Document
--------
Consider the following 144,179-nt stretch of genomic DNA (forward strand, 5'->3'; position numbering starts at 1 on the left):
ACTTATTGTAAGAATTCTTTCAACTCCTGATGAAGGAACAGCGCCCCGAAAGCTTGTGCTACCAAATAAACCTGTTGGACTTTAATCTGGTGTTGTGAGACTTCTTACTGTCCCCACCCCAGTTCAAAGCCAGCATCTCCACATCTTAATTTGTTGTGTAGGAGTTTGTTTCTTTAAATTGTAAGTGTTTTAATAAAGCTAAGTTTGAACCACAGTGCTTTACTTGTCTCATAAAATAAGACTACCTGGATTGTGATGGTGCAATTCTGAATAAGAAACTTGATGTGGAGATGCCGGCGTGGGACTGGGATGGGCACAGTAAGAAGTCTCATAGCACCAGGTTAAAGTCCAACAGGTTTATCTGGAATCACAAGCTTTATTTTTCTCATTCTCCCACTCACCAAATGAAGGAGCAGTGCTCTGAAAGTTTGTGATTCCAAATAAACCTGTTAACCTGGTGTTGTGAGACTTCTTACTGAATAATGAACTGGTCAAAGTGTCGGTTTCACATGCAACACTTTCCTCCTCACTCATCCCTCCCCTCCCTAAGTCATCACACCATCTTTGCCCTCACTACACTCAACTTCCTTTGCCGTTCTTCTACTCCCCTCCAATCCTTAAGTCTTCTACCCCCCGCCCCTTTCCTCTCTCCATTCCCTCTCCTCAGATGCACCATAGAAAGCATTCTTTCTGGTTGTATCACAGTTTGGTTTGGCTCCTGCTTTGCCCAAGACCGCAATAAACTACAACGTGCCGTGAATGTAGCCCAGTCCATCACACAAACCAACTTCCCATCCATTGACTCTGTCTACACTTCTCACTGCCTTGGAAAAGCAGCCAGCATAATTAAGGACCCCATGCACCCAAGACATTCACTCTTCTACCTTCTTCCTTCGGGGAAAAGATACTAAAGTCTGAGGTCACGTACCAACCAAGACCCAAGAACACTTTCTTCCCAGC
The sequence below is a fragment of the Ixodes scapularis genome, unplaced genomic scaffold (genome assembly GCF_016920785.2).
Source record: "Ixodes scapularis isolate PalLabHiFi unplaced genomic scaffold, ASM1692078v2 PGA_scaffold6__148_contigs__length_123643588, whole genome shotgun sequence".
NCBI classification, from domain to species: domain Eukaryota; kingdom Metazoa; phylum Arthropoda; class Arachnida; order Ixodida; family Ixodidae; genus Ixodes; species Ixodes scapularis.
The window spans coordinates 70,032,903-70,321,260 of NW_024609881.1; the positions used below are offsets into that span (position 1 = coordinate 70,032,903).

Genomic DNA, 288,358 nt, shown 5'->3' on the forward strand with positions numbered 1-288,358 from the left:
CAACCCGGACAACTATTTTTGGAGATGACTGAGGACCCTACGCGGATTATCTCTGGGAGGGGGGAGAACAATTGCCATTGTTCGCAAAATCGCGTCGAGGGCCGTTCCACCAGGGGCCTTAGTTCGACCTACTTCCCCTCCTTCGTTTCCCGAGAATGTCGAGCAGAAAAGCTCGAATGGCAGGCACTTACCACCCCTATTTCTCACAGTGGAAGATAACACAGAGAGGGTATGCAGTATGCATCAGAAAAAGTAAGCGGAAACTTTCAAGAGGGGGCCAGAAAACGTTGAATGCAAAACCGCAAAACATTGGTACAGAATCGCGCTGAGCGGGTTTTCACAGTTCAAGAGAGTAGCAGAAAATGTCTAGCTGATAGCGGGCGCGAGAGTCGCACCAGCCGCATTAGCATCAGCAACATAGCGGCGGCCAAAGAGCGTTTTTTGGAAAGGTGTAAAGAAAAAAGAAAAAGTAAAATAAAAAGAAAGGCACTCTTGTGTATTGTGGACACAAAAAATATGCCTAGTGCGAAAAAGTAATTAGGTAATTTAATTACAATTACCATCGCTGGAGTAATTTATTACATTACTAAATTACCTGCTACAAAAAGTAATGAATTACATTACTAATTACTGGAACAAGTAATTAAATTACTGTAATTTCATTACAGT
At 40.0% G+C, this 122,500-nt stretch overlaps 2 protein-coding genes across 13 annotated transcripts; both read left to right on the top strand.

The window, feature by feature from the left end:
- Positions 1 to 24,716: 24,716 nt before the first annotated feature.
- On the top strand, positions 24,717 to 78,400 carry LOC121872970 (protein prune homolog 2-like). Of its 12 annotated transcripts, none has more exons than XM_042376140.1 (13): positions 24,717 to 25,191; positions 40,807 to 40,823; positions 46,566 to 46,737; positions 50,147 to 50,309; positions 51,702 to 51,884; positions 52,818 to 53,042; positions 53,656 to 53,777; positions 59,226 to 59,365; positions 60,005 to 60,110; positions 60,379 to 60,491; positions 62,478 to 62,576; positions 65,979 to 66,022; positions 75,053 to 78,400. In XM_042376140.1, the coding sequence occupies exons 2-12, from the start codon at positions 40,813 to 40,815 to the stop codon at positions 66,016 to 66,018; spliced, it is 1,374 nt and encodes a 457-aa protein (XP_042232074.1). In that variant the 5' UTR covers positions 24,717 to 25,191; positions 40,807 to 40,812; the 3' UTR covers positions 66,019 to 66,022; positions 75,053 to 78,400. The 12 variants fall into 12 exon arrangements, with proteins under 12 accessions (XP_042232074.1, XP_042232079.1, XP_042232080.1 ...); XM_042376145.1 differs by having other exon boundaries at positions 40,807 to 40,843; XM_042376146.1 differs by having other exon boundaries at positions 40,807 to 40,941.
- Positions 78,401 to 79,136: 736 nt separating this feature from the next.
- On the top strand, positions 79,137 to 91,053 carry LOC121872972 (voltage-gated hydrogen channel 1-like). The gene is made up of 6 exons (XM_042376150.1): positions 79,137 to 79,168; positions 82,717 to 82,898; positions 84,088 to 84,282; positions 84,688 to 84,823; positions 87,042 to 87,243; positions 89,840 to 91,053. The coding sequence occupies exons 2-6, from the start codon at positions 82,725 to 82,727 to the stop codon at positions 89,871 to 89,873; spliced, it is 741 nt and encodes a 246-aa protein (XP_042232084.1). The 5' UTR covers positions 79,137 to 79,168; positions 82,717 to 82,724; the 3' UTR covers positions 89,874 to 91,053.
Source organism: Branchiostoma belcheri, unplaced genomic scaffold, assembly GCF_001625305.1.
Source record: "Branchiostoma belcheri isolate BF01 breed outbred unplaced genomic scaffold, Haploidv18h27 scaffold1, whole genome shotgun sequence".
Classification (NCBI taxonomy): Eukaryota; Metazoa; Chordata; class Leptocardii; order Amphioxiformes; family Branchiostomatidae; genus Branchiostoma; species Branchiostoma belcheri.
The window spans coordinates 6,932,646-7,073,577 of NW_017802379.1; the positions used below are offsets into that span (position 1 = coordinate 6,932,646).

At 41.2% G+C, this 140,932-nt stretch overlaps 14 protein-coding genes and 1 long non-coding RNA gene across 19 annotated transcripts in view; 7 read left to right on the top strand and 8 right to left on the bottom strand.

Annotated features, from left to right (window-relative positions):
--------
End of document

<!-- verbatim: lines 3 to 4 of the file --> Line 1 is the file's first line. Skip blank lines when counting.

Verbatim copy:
The sequence below is a fragment of the Ixodes scapularis genome, unplaced genomic scaffold (genome assembly GCF_016920785.2).
Source record: "Ixodes scapularis isolate PalLabHiFi unplaced genomic scaffold, ASM1692078v2 PGA_scaffold6__148_contigs__length_123643588, whole genome shotgun sequence".